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You Are What You Eat: Low-fat, Fish Oil Diet Slows Growth of Prostate Cancer Cells
Posted Date: 10/25/2011 12:30 PM

Aronson, WilliamA low-fat diet with fish oil supplements eaten for four to six weeks prior to prostate removal slowed down the growth of prostate cancer cells—the number of rapidly dividing cells—in human prostate cancer tissue compared to a traditional, high-fat Western diet.

Done by researchers at UCLA’s Jonsson Comprehensive Cancer Center, the short-term study also found that the men on the low-fat, fish oil supplement diet were able to change the composition of their cell membranes in both the healthy cells and the cancer cells in the prostate. They had increased levels of omega-3 fatty acids from fish oil and decreased levels of omega-6 fatty acids from corn oil in the cell membranes, which may directly affect the biology of the cells, though further studies are needed, said Dr. William Aronson, the study’s first author and a researcher with UCLA’s Jonsson Comprehensive Cancer Center.

The study also found that blood obtained from patients after the low-fat, fish oil diet program slowed the growth of prostate cancer cells in a test tube as compared to blood from men on the Western diet, which did not slow cancer growth.

“The finding that the low-fat, fish oil diet reduced the number of rapidly dividing cells in the prostate cancer tissue is important because the rate at which the cells are dividing can be predictive of future cancer progression,” Aronson said. “The lower the rate of proliferation, the lesser the chances that the cancer will spread outside the prostate, where it is much harder to treat.”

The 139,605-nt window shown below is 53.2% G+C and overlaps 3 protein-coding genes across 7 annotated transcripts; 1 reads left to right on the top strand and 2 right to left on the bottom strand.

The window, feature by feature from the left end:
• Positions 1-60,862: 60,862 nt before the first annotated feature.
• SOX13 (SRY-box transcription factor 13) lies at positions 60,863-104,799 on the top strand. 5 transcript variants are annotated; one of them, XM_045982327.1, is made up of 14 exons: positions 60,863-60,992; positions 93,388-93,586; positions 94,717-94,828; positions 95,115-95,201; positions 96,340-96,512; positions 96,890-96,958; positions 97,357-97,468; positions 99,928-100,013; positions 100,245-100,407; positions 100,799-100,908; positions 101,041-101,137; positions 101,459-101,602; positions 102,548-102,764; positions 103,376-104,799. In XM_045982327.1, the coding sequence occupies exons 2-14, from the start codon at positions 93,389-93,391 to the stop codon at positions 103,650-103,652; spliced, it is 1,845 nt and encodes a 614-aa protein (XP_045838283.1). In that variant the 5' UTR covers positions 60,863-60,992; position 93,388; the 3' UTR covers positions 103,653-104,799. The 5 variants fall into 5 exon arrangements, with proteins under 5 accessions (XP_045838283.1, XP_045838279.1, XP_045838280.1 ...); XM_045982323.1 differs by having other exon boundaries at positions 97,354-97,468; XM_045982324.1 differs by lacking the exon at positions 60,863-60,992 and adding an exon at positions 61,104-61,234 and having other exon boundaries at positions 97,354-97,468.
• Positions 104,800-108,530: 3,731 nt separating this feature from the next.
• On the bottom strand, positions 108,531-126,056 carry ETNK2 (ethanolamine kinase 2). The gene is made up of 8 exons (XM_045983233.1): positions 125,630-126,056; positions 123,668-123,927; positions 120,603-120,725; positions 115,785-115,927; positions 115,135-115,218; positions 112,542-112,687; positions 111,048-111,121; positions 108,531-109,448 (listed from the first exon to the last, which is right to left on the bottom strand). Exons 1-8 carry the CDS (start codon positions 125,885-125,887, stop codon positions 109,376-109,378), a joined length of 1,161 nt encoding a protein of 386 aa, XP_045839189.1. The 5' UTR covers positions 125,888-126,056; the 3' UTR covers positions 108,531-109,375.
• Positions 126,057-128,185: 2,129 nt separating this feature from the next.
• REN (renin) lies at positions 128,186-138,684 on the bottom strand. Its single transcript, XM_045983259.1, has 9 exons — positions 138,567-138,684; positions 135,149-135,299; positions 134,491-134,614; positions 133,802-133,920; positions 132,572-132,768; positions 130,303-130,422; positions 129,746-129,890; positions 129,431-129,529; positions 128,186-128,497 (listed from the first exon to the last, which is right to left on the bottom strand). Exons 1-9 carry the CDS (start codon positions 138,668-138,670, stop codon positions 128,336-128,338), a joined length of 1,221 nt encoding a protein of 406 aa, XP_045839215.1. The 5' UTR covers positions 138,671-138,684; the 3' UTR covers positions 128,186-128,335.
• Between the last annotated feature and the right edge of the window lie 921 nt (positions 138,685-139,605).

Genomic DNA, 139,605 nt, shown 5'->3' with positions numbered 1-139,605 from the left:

(AUDIO: Listen to Dr. Aronson discuss  the study and his hopes for how it may impact the future of prostate cancer research. From USC Annenberg TV News.)

The study appeared Oct. 25, 2011 in Cancer Prevention Research, a peer-reviewed journal of the American Association for Cancer Research.

The study, which evaluated blood samples before and after the diet commenced and examined tissue from the removed prostate, validated previous studies by Aronson and others done on cell lines and in animal models. Aronson said the study using human blood and tissue also proved that the changes prompted by what the men were eating were clearly evident in their prostate tissue—the “treatment” was indeed reaching the targeted organ because of the changes in the prostate cell membrane’s fatty acid composition.

“You truly are what you eat,” said Aronson, a clinical professor of urology, who also serves as chief of urologic oncology at the West Los Angeles Veterans Affairs Medical Center. “Based on our animal studies, we were hopeful that we would see the same effects in humans. We are extremely pleased about our findings, which suggest that by altering the diet, we may favorable affect the biology of prostate cancer.”

Aronson measured proliferation, or the rate of prostate cancer cell division, by staining tissue obtained from the radical prostatectomy specimens with an antibody against Ki-67, a protein involved in the cell-cycle progression and growth.

“The percentage of prostate cancer cells that stained for Ki-67 was determined by the pathologist, and this gave us an objective measurement of the percentage of cells that were actively dividing and therefore more aggressive,” said Aronson. “Previous studies found that patients with higher levels of Ki-67 in their prostate cancer tissue were more likely to have their prostate cancer progress to advanced stages, and were more likely to die from their prostate cancer. Thus, we are extremely encouraged by our findings that a low-fat diet with fish oil lowered Ki-67 levels and may have the potential to slow the progression of prostate cancer.”